Katainen called the European Commission’s measures “a robust and decisive response.” He said direct payments to farmers from EU nations could be sped up to ease the cash crunch. The head of the EU farming federation Copa-Cogeca, Pekka Pesonen, said that “an aid package of 500 million euros is nowhere enough to compensate farmers for the loss” of the Russian export market, which is closed off because of a ban. Most of the protesters were from Belgium, France and Germany, but there were others from Britain, Ireland and other EU countries including Italy, Portugal and Lithuania. “There have been hundreds of suicides as a result of disastrous agricultural policies,” said Remy Hulin, a retired farmer from the Calvados region of northern France carrying an effigy in farmer’s overalls hanging from a gallows.

European farmers have suffered a sharp decline in demand for their products as Russia blocks western imports of food and China tries to bolster domestic production rather than buying milk from Europe. Farmers have historically been protected against volatility in market prices by EU policies that sought to guarantee them a fair living in return for steadfast and plentiful production. Farmers are facing mounting debt and many can no longer pay their bills, said Audrey Le Bivic, a dairy farmer from Brittany in France, who came to Brussels to protest. EU farmers are paying the price for international politics,” he said. “We are now in early September, bills have not been paid for the summer and a lot of milk producers will not be able to see their way through the winter unless cash is put on the table immediately,” Mansel Raymond, dairy chairman at Copa said. She has pledged to push for the creation of a new futures and insurance market in dairy products so that farmers can insure themselves against price fluctuations.

In France, the agriculture minister previously estimated that around 10 per cent of farms – approximately 22,000 sites – are on the brink of bankruptcy with a combined debt of one billion euros. Raymond wants long-term contracts between farmers and supermarkets to be introduced and for the government to force retailers to improve the labelling of their products so shoppers can see where food has been sourced. British farmers raided supermarkets, emptying shelves of milk, and their French counterparts blockaded parts of Paris last week with tractors. “Margins are tight anyway, but this year in particular has been really difficult,” Tanya Robbins, a sheep farmer in Gloucestershire, England, said Sunday by phone as she was planning to join the march in Brussels. “The bottom line is we all need our businesses to be profitable.” Much of the funds come from larger-than-expected receipts from a dairy super-levy imposed on those who exceed their quotas under a system which was abolished earlier this year. The associations say the EU agri-food sector accounts for 40 million jobs and exports more than €120 billion (US$134 billion) worth of produce every year.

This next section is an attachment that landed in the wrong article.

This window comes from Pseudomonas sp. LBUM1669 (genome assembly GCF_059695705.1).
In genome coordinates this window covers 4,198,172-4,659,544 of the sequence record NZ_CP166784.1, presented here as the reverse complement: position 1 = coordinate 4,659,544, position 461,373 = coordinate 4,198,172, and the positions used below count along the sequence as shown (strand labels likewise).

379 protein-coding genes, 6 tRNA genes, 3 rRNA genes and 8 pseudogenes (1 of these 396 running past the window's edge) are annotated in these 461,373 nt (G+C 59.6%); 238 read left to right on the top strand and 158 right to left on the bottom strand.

Asda, Morrisons, Aldi and Lidl have increased the amount they pay, and Tesco has agreed to use only British milk in its own-brand yogurts instead of importing from Germany, as it had done previously. Verified email addresses: All users on Independent Media news sites are now required to have a verified email address before being allowed to comment on articles.